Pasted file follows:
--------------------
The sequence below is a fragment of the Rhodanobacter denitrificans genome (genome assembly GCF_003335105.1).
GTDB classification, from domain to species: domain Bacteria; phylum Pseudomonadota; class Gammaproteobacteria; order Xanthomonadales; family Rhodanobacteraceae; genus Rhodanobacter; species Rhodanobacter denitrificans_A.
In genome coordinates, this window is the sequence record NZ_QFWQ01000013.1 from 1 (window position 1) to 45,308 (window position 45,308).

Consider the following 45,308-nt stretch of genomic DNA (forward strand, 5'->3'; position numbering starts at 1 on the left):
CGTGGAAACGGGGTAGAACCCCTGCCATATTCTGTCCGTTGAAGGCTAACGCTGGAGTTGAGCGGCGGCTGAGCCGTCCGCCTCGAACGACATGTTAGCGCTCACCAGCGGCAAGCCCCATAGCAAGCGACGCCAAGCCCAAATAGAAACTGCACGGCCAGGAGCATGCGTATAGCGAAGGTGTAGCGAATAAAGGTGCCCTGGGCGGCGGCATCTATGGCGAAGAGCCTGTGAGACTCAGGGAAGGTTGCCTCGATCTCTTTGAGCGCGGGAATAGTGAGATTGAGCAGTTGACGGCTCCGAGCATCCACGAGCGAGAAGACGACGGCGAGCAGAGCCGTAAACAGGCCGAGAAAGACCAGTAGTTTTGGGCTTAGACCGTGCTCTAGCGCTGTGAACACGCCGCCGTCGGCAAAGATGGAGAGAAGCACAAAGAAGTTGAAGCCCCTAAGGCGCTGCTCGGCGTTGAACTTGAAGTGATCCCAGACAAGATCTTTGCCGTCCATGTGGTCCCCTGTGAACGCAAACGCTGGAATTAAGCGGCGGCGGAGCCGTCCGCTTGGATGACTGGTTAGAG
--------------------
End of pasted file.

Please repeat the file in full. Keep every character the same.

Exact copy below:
The sequence below is a fragment of the Rhodanobacter denitrificans genome (genome assembly GCF_003335105.1).
GTDB classification, from domain to species: domain Bacteria; phylum Pseudomonadota; class Gammaproteobacteria; order Xanthomonadales; family Rhodanobacteraceae; genus Rhodanobacter; species Rhodanobacter denitrificans_A.
In genome coordinates, this window is the sequence record NZ_QFWQ01000013.1 from 1 (window position 1) to 45,308 (window position 45,308).

Consider the following 45,308-nt stretch of genomic DNA (forward strand, 5'->3'; position numbering starts at 1 on the left):
CGTGGAAACGGGGTAGAACCCCTGCCATATTCTGTCCGTTGAAGGCTAACGCTGGAGTTGAGCGGCGGCTGAGCCGTCCGCCTCGAACGACATGTTAGCGCTCACCAGCGGCAAGCCCCATAGCAAGCGACGCCAAGCCCAAATAGAAACTGCACGGCCAGGAGCATGCGTATAGCGAAGGTGTAGCGAATAAAGGTGCCCTGGGCGGCGGCATCTATGGCGAAGAGCCTGTGAGACTCAGGGAAGGTTGCCTCGATCTCTTTGAGCGCGGGAATAGTGAGATTGAGCAGTTGACGGCTCCGAGCATCCACGAGCGAGAAGACGACGGCGAGCAGAGCCGTAAACAGGCCGAGAAAGACCAGTAGTTTTGGGCTTAGACCGTGCTCTAGCGCTGTGAACACGCCGCCGTCGGCAAAGATGGAGAGAAGCACAAAGAAGTTGAAGCCCCTAAGGCGCTGCTCGGCGTTGAACTTGAAGTGATCCCAGACAAGATCTTTGCCGTCCATGTGGTCCCCTGTGAACGCAAACGCTGGAATTAAGCGGCGGCGGAGCCGTCCGCTTGGATGACTGGTTAGAG